Development of a Lab Prototype Building Model as a Resource for Design of Energy-Efficient Labs

Amy Allen, National Renewable Energy Laboratory

The U.S. Department of Energy, in conjunction with the Pacific Northwest National Lab, has developed energy models of standardized commercial buildings for use in evaluation of building energy codes, known as prototype models. The inputs in the prototype models are thoroughly evaluated and documented, making the models useful starting points for research efforts, and for early-stage modeling for design of real buildings.

Prototype models exist for sixteen different building types, but laboratories are not currently represented. Resources that can guide energy modeling of new lab buildings are critically important for practitioners to be able to evaluate the effects of proposed efficiency features. Two national laboratories, Lawrence Berkeley National Lab and the National Renewable Energy Lab, have worked on the development of a lab prototype building model.

This presentation will address the documentation of inputs for the lab prototype model, and the development of the building model itself. The lab prototype building model will be implemented as part of the OpenStudio Standard gem using the OpenStudio software development kit (SDK), which facilitates applying the model's configuration for envelope, HVAC systems and internal loads to an existing model of building geometry. The OpenStudio Standard gem (a Ruby library) is an extension of the OpenStudio SDK for creating the DOE prototype building models in OpenStudio format. The presentation will also address the role of the prototype model in the design of energy efficient labs, discussing how practitioners can use prototype building models, the interpretation of the 2016 ASHRAE 90.1 standard in the context of laboratory buildings, and benchmarks for evaluating modeled lab building energy usage.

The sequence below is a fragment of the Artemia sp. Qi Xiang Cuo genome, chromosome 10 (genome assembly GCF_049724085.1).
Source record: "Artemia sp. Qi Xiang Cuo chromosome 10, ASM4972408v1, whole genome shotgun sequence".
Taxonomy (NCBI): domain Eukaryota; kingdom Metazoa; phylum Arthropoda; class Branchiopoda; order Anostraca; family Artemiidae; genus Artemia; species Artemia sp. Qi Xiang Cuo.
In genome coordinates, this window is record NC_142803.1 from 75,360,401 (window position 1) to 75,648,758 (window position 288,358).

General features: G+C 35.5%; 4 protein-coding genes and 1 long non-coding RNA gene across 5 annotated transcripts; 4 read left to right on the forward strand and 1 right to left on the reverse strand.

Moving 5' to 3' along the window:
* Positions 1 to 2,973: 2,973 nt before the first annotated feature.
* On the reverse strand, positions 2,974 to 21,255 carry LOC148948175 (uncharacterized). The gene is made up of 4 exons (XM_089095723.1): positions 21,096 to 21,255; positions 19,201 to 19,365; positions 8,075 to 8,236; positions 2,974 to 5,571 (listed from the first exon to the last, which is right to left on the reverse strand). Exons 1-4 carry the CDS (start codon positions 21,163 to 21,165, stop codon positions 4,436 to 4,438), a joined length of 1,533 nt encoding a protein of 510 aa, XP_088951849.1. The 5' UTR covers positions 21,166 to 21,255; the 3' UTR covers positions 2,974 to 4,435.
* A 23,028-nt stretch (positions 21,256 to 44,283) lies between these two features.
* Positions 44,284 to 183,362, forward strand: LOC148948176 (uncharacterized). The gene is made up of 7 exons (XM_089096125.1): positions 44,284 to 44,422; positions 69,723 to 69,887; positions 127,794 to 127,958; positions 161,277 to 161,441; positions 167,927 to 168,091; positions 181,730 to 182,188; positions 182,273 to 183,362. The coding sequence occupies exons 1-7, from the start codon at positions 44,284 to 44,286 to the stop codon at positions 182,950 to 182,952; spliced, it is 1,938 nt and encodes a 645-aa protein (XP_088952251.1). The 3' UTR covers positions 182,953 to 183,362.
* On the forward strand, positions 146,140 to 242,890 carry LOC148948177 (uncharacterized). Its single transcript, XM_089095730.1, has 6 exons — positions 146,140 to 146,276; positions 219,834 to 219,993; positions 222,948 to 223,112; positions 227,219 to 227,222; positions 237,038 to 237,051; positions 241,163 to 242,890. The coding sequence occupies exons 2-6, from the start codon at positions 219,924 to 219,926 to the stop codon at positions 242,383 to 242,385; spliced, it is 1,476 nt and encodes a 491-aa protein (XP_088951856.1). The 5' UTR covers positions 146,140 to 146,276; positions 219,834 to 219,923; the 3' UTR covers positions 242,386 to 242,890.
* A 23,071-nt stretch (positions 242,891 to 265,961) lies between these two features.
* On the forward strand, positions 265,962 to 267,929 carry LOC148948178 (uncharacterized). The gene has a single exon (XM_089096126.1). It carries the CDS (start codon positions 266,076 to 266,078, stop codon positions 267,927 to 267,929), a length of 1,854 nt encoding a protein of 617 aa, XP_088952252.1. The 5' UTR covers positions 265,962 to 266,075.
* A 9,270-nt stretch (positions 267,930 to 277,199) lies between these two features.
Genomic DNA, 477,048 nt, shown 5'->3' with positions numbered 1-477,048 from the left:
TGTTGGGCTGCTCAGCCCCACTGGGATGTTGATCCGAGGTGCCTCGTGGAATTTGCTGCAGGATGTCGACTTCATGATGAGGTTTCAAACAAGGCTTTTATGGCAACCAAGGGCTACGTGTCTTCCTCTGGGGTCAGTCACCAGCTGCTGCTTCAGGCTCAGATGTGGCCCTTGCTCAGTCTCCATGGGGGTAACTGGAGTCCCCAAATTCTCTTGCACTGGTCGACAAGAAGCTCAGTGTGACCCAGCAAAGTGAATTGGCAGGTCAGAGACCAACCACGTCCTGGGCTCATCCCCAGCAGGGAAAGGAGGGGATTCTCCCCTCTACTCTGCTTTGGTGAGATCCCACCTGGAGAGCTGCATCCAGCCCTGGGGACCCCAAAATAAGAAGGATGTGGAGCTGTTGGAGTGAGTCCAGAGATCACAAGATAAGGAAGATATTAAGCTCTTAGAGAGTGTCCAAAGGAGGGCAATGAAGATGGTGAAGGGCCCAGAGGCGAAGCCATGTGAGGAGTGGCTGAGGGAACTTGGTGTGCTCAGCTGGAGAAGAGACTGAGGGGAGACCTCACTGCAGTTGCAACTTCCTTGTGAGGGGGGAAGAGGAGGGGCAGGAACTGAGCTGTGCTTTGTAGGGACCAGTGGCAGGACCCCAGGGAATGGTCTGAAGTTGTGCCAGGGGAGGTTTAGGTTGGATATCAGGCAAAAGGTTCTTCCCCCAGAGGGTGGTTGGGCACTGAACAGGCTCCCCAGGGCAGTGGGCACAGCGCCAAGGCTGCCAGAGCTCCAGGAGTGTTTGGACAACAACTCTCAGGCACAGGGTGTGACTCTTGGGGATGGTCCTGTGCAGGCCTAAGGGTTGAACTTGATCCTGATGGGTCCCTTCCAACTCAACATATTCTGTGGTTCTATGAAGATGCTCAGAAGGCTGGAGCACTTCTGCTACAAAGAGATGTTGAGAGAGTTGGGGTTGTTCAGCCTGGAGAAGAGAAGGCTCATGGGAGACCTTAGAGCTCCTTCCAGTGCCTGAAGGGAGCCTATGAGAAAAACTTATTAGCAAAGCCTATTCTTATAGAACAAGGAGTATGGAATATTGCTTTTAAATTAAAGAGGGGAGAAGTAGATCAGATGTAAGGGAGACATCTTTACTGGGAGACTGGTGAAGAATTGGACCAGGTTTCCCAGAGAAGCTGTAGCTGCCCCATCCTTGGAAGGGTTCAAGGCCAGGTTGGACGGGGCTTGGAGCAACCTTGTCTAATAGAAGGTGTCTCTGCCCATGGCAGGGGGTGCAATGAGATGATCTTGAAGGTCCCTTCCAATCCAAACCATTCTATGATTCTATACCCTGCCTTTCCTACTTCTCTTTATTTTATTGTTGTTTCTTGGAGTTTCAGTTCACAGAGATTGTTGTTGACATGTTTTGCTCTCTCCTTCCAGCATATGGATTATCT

Learning Objectives

  • know what the DOE prototype building models are, and be able to use them;
  • understand the implications of 2016 ASHRAE 90.1 for lab design;
  • understand important parameters in energy modeling of lab buildings, and resources for defining them; and
  • be able to apply key metrics for evaluating lab energy use.


Amy Allen is a researcher in the Commercial Buildings Group at NREL, and a graduate student in architectural engineering at the University of Colorado, Boulder. She is a licensed mechanical engineer in the state of California.


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